Medical identity theft is a serious problem that can have devastating consequences for victims. It is a silent crime that occurs when someone uses another person’s personal information, such as their name, Social Security number or health insurance ID number to obtain medical care or services. You may find false information in your medical records, be billed for medical services they did not receive or be denied insurance coverage because of the false information in their records. In some cases, someone might arrest you for crimes you did not commit as a result of the false information in your records.
Medical identity theft is a growing problem in the United States. The largest healthcare data breach of 2021 exposed personal data of more than 3.5 million patients. According to the Federal Trade Commission, there were more than 5.8 million reports of identity theft in 2021, and medical identity theft was one of the most common type of identity theft reported. The problem is likely even bigger than that, as many victims may not realize they have been victims of medical identity theft until they have problems with their credit or are denied insurance coverage.
How to Spot Medical Identity Theft
Medical identity theft is a silent crime because you often don’t know someone used your medical identity until damage is already done. Your medical identity is being used fraudulently if you:
- Receive a bill for medical services you did not receive.
- Receive calls from debt collectors for unpaid medical bills that you do not owe.
- Are denied insurance coverage because of information in your medical records that is not true.
If you recognize any of these warning signs, it’s important to act quickly.
Immediate Action Steps
Medical identity theft can be detrimental to your health and your finances. If you suspect you are a victim of medical identity theft, follow these action steps right away:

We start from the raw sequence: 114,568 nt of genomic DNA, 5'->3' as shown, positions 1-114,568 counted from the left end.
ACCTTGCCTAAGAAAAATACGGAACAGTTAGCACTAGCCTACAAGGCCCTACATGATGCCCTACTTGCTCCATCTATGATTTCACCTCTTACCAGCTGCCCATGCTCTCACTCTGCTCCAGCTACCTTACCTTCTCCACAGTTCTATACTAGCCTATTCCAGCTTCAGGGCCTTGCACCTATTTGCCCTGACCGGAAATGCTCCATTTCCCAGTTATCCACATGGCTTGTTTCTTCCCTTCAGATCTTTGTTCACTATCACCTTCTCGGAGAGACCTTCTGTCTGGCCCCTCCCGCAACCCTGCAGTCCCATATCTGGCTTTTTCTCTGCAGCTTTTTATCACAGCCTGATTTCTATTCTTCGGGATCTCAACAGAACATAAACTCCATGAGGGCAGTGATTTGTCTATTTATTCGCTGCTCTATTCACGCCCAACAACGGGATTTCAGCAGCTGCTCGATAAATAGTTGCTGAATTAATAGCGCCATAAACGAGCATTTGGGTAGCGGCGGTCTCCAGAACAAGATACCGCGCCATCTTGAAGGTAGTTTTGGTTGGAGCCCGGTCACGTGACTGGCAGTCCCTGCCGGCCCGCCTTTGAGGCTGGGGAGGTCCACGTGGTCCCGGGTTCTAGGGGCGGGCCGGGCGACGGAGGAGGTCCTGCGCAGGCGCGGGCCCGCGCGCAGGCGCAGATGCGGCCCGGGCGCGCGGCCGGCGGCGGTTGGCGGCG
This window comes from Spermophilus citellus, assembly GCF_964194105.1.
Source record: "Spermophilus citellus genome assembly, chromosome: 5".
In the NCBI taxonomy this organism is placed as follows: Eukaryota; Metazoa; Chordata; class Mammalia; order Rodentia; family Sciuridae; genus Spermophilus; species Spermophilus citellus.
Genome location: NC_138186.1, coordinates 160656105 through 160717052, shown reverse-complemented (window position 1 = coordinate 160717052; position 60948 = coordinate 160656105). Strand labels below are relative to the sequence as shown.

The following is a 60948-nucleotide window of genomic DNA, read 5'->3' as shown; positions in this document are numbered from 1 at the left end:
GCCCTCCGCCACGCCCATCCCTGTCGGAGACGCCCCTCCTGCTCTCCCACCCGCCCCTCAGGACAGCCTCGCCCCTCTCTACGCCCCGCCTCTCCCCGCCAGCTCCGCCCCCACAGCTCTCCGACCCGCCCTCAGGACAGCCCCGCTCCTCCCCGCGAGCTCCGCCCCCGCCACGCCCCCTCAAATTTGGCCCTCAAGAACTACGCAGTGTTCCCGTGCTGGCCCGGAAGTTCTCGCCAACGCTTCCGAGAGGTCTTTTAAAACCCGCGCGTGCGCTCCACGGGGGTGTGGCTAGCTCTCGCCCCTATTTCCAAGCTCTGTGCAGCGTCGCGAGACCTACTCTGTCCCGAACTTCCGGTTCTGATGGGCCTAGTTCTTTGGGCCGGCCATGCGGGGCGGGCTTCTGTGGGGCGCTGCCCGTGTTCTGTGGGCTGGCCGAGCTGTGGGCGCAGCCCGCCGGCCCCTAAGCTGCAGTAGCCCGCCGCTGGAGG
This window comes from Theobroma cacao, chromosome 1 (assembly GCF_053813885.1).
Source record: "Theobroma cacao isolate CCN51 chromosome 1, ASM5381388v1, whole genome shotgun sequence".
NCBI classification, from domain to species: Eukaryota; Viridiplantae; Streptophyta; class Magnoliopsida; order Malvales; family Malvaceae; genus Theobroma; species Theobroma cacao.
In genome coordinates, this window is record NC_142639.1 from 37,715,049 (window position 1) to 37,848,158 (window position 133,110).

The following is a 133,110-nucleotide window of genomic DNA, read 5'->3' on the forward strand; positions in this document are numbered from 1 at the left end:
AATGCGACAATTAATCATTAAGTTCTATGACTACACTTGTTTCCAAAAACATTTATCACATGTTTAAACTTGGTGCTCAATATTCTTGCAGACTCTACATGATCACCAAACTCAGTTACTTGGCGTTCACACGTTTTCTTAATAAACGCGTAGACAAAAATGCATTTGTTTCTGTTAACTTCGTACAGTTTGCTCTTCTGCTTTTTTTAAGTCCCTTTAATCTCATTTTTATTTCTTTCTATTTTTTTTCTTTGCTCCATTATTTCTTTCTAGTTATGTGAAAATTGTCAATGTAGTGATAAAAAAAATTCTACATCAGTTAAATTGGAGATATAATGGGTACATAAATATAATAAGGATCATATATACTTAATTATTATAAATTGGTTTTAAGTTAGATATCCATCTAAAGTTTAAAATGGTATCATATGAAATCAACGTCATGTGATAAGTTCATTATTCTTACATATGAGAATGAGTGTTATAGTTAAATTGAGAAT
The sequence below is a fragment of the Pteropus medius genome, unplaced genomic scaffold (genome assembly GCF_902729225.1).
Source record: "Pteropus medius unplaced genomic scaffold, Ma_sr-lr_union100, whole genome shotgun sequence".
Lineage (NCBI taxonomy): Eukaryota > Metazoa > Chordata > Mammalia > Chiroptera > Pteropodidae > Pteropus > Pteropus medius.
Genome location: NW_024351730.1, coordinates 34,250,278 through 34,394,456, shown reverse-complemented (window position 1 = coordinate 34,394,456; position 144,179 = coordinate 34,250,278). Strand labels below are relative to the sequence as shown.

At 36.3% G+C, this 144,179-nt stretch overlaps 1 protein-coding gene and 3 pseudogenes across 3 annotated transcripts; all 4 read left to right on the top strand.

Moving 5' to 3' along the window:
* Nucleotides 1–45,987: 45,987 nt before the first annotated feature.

- Contact the credit reporting agencies and place a fraud alert on your credit report.
- Contact your health insurance company and explain what happened.
- File a police report and get a copy of the report.
- Visit IdentityTheft.gov from the Federal Trade Commission to file a report and create a personalized plan for recovery.
- Keep track of all correspondence related to the identity theft, including letters, emails, and phone calls.
By taking these steps, you can protect yourself from further damage and begin repairing the damage done.
How to Protect Yourself From Medical Identity Theft
The best way to protect yourself from medical identity theft is to be proactive about your personal information. Here are some tips to help you protect your medical identity:
- Keep your personal information safe. Keep your Social Security number, health insurance ID number, and other personal information in a safe place. Do not carry this information with you unless absolutely necessary.
- Check your credit report and medical records regularly. By checking your credit report and medical records on a regular basis, you can catch any discrepancies early on and take action to correct them.
- Be careful about who you give your personal information to. Don’t give out your personal information to anyone unless you are sure they are legitimate. Be especially careful about giving out your information online or over the phone.
- Shred personal and financial documents before throwing them away. Identity thieves can rummage through your trash to find personal information such as account numbers and Social Security numbers. By shredding these documents before you throw them away, you can help protect yourself from identity theft.
- Be cautious about opening email attachments or clicking on links from unfamiliar sender. Phishing emails with malicious attachments and links can contain viruses that can infect your computer and give thieves access to your personal information. Only open email attachments and click on links from people you know and trust.
Medical identity theft is a serious problem that can have lasting consequences for your health and your finances. Even if you are careful, you may still become a victim of this crime. If you suspect you are a victim of medical identity theft, take action immediately to protect yourself and resolve the issue.